The United States and Japan are considered to be masculine cultures, whereas Sweden is considered to be a feminine culture (Vitell, Nwachukwu, & Barnes, 1993).

US scores high on the masculinity scale, with a score of 62 out of 100 (exhibit 1). Hence, Americans exhibit masculinity values, which are to strive to be the best versions of themselves, and work hard to achieve success (Hofstede Insights, 2021b).

Masculinity Values at Ipe Limited

Similarly, Ipe Limited also exhibits masculinity values in its organizational culture. Employees are highly competitive; each of them is motivated to outperform their counterparts. These individuals are driven by success, and are not afraid to show off their success.

They are focused on improving their social standards and celebrate monetary rewards rather than non-monetary ones. Naturally, these individuals are aggressive and ambitious, and don’t let anything get in the way of their success.

These values are appreciated and rewarded by the organization, and are considered as important attributes which should be displayed by all employees. Hence, the organization’s culture is competitive, and this drives success for the organization as well.

Uncertainty Avoidance

Uncertainty avoidance can be described as the extent to which people become uneasy and try to avoid situations that are unclear, unpredictable, and out of the ordinary, through strict codes and norms of belief and behavior. Cultures with strong uncertainty avoidance are unwilling to accept new intercultural relationships (Merkin, 2006).

According to this model, countries that are ranked higher on this dimension are more likely to go against any deviations that are made from organizational norms. Countries like the USA and Canada have weak uncertainty avoidance whereas Japan has a strong uncertainty avoidance (Vitell, Nwachukwu, & Barnes, 1993).

Hence, Japanese individuals are likely to be less tolerant of any deviations and changes from their organizational norms, and expect outsiders to adapt to these norms. These firms have consistent norms within their cultures and rely on trust intimate associations of individuals (Vitell, Nwachukwu, & Barnes, 1993).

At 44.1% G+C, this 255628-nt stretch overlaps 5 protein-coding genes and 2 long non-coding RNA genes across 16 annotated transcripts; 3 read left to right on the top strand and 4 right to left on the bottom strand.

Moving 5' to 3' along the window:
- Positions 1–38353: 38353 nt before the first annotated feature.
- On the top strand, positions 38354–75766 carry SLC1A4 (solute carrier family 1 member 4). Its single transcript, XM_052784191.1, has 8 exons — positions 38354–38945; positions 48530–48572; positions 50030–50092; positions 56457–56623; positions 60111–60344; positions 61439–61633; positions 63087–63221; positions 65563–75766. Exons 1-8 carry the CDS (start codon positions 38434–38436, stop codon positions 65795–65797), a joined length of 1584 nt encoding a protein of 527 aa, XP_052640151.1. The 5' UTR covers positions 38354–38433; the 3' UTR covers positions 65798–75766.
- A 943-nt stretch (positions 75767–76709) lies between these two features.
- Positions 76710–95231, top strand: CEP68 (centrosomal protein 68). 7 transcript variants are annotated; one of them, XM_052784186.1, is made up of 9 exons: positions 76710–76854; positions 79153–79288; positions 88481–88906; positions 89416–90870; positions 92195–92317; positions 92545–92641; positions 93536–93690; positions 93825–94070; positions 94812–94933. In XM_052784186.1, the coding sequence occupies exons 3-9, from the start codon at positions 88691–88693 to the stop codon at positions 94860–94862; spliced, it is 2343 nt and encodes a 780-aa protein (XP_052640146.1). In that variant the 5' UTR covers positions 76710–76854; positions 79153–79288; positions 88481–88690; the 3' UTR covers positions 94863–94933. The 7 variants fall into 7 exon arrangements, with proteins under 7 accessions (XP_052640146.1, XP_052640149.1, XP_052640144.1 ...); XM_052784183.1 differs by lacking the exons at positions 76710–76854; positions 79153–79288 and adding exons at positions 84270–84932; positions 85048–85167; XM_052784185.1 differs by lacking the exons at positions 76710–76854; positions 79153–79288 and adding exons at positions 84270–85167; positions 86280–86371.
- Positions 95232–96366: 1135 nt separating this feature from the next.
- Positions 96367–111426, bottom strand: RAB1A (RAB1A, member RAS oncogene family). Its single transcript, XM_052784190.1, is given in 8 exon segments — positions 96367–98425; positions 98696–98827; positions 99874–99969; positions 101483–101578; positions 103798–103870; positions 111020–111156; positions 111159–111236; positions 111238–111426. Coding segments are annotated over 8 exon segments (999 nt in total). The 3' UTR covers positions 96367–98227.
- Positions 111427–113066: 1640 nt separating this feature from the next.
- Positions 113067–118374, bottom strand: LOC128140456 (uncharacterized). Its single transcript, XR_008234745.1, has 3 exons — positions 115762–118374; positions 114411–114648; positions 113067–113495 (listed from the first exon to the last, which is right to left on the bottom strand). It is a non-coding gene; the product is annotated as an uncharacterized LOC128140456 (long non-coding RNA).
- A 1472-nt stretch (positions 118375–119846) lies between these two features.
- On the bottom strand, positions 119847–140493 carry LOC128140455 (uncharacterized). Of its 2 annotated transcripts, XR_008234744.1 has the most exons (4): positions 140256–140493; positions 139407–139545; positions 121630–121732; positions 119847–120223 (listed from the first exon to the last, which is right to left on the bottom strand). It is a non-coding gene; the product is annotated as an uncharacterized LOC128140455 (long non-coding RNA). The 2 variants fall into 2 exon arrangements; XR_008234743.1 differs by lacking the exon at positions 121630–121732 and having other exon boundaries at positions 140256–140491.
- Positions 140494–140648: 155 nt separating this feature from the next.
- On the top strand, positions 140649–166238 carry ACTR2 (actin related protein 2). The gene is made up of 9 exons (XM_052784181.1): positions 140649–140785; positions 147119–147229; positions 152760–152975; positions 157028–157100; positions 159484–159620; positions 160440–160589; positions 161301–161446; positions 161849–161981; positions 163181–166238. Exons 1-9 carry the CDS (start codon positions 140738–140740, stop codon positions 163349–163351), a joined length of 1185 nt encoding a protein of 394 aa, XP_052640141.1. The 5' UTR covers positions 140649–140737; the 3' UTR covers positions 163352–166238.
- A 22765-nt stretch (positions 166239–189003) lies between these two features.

On the contrary, American firms have to deal with factors like mistrust, and may accept unethical behavior in the absence of a set code of rules and regulations.

Furthermore, this dimension is also tied with the belief that the actions of individuals belonging to a social unit are predictable. This means that societies that rank higher on uncertainty avoidance may exhibit a similar behavior among all of its members (Vitell, Nwachukwu, & Barnes, 1993).

However, it is important to note that uncertainty avoidance is not associated with risk avoidance, a common error made by management authors and researchers. Hence, cultures that have strong uncertainty avoidance do display risky behaviors (Minkov & Hofstede, 2014).

According to the model, uncertainty avoidance is higher in Central and East Europe, Japan, and countries that speak German, and Latin countries. Countries having a low score on the uncertainty avoidance scale include Nordic and Chinese culture countries, and English-speaking nations (Hofstede, 2011).

The US scores below average on the uncertainty avoidance scale, meaning that individuals are comfortable with unpredictable scenarios and outcomes. Hence, they are more likely to accept new ideas, and are focused on innovation in order to come up with new solutions to problems. These individuals display freedom of expression, and are tolerant of different opinions, and do not require strict rules and regulations (Hofstede Insights, 2021b).

Uncertainty Avoidance at Ipe Limited

Therefore, the culture of Ipe Limited displays openness towards new ideas and opinions. There is a high tolerance of deviant ideas that go against the norms of the workplace.

Employees do not get stressed out when faced with uncertain situations, rather, they take it as a challenge and opportunity to do better.

Furthermore, they are more likely to come up with innovative ideas and new processes for business operations. These creative and innovative suggestions are welcomed by the organization.

Long Term Orientation vs. Short Term Orientation

Long-term orientation can be defined as the nurturing of virtues like perseverance and thrift, that are aligned towards future rewards.

On the other hand, short-term orientation is defined as those virtues that are related to past and current rewards, like fulfilling social obligations, respect for traditions, and preservation of face (Venaik, Zhu, & Brewer, 2013).

According to the model, organizations that have a long-term orientation approach are more focused on their future goals, and do not expect to see immediate results and quick wins. They work towards long-term success (Venaik, Zhu, & Brewer, 2013).

Studies have suggested that long-term orientation organizations are more likely to have innovation adoption and develop long-term HR strategies for international joint ventures (Venaik, Zhu, & Brewer, 2013).